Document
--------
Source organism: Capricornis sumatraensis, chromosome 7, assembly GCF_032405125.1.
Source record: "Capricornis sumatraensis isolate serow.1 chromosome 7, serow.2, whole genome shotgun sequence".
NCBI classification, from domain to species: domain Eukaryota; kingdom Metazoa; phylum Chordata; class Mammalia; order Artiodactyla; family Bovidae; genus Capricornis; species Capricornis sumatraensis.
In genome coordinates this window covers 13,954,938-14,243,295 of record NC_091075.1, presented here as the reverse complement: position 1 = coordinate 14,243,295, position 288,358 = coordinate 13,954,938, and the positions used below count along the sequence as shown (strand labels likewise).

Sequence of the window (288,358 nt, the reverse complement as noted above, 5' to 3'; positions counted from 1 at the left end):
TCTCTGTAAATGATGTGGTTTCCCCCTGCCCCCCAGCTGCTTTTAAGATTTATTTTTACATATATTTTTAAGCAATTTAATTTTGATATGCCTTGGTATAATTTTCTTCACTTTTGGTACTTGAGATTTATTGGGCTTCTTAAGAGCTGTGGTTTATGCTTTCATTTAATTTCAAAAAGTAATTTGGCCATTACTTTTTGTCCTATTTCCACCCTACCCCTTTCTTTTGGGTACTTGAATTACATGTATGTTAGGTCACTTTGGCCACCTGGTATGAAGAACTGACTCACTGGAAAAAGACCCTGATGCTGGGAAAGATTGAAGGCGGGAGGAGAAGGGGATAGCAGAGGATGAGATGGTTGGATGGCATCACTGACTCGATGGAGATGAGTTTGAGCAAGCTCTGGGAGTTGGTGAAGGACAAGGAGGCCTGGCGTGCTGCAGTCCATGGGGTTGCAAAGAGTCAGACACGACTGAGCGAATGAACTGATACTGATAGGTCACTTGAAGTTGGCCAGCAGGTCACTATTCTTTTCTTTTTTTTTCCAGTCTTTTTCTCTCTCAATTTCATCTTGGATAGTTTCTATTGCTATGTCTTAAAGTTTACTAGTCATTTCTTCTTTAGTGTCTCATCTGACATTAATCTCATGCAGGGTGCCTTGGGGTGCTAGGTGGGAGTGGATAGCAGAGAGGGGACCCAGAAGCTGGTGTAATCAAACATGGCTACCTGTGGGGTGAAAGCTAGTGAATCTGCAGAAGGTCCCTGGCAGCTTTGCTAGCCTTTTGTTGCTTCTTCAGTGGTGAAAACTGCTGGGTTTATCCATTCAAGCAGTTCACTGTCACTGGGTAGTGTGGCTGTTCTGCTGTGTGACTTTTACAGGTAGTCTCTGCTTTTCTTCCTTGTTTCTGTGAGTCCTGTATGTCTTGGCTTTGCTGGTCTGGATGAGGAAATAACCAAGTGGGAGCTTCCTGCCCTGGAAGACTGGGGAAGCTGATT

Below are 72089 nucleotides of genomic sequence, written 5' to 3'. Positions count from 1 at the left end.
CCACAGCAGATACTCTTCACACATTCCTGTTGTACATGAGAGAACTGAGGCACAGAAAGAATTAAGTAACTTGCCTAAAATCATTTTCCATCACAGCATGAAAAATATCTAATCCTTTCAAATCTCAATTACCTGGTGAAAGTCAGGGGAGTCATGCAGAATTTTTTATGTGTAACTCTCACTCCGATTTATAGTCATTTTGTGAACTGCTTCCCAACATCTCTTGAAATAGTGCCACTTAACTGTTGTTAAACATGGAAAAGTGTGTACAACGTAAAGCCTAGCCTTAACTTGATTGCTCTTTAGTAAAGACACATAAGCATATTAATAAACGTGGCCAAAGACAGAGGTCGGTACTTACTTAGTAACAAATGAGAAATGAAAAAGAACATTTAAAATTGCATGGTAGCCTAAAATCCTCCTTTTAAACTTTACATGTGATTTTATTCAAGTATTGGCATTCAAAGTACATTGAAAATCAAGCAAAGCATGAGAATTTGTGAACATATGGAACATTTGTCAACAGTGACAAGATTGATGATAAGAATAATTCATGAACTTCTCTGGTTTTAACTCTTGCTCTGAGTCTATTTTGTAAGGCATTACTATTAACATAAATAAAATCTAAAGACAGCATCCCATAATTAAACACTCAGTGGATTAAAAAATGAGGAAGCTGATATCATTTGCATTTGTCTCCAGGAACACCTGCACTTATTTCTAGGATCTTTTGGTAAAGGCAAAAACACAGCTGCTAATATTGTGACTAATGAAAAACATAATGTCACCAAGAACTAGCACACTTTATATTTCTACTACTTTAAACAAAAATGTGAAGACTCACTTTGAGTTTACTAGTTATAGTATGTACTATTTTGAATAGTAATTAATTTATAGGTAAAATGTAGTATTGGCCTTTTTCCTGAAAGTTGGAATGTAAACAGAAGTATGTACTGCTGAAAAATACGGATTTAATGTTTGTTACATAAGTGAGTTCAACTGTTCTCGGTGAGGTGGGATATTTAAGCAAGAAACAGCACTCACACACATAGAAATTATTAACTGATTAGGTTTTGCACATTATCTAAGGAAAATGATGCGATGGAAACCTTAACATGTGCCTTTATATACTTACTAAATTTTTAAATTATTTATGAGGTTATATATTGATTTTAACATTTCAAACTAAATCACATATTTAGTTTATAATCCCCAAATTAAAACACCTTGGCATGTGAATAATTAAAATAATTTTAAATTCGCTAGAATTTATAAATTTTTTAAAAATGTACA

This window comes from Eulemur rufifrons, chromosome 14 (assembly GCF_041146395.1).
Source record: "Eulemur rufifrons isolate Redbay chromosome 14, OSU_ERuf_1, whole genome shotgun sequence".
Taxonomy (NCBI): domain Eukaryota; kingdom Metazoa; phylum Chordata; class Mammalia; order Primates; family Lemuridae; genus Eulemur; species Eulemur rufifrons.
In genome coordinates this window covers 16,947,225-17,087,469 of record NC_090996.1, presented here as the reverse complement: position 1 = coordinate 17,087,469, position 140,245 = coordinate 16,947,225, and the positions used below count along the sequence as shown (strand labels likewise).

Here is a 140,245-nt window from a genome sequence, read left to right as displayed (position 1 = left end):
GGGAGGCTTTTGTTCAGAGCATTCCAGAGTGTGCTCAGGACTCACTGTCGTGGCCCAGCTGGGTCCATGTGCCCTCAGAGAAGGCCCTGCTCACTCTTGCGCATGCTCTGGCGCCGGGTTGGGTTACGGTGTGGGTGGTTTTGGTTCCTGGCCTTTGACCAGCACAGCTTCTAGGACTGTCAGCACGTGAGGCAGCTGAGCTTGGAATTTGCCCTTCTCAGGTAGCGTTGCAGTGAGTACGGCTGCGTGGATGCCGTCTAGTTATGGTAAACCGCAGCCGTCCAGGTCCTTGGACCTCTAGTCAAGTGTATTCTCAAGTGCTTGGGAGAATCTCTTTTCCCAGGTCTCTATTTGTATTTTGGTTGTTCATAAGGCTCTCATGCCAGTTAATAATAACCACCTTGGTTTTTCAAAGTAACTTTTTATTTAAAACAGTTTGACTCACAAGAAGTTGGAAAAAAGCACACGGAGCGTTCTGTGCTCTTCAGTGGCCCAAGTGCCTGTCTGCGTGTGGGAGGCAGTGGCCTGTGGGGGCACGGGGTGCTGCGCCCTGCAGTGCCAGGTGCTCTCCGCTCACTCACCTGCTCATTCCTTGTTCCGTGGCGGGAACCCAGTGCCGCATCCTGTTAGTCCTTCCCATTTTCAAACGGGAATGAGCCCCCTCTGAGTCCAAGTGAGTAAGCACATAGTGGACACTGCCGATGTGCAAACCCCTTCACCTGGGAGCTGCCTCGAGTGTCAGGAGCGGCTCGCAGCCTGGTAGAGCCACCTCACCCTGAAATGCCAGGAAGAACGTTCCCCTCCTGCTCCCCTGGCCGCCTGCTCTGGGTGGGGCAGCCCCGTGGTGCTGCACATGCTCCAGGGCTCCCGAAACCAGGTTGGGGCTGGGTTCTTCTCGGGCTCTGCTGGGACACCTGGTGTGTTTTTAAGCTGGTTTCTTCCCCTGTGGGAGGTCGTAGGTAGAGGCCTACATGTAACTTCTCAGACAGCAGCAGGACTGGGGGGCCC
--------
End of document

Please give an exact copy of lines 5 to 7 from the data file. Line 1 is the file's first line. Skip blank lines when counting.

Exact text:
Sequence of the window (288,358 nt, the reverse complement as noted above, 5' to 3'; positions counted from 1 at the left end):
TCTCTGTAAATGATGTGGTTTCCCCCTGCCCCCCAGCTGCTTTTAAGATTTATTTTTACATATATTTTTAAGCAATTTAATTTTGATATGCCTTGGTATAATTTTCTTCACTTTTGGTACTTGAGATTTATTGGGCTTCTTAAGAGCTGTGGTTTATGCTTTCATTTAATTTCAAAAAGTAATTTGGCCATTACTTTTTGTCCTATTTCCACCCTACCCCTTTCTTTTGGGTACTTGAATTACATGTATGTTAGGTCACTTTGGCCACCTGGTATGAAGAACTGACTCACTGGAAAAAGACCCTGATGCTGGGAAAGATTGAAGGCGGGAGGAGAAGGGGATAGCAGAGGATGAGATGGTTGGATGGCATCACTGACTCGATGGAGATGAGTTTGAGCAAGCTCTGGGAGTTGGTGAAGGACAAGGAGGCCTGGCGTGCTGCAGTCCATGGGGTTGCAAAGAGTCAGACACGACTGAGCGAATGAACTGATACTGATAGGTCACTTGAAGTTGGCCAGCAGGTCACTATTCTTTTCTTTTTTTTTCCAGTCTTTTTCTCTCTCAATTTCATCTTGGATAGTTTCTATTGCTATGTCTTAAAGTTTACTAGTCATTTCTTCTTTAGTGTCTCATCTGACATTAATCTCATGCAGGGTGCCTTGGGGTGCTAGGTGGGAGTGGATAGCAGAGAGGGGACCCAGAAGCTGGTGTAATCAAACATGGCTACCTGTGGGGTGAAAGCTAGTGAATCTGCAGAAGGTCCCTGGCAGCTTTGCTAGCCTTTTGTTGCTTCTTCAGTGGTGAAAACTGCTGGGTTTATCCATTCAAGCAGTTCACTGTCACTGGGTAGTGTGGCTGTTCTGCTGTGTGACTTTTACAGGTAGTCTCTGCTTTTCTTCCTTGTTTCTGTGAGTCCTGTATGTCTTGGCTTTGCTGGTCTGGATGAGGAAATAACCAAGTGGGAGCTTCCTGCCCTGGAAGACTGGGGAAGCTGATT

Below are 72089 nucleotides of genomic sequence, written 5' to 3'. Positions count from 1 at the left end.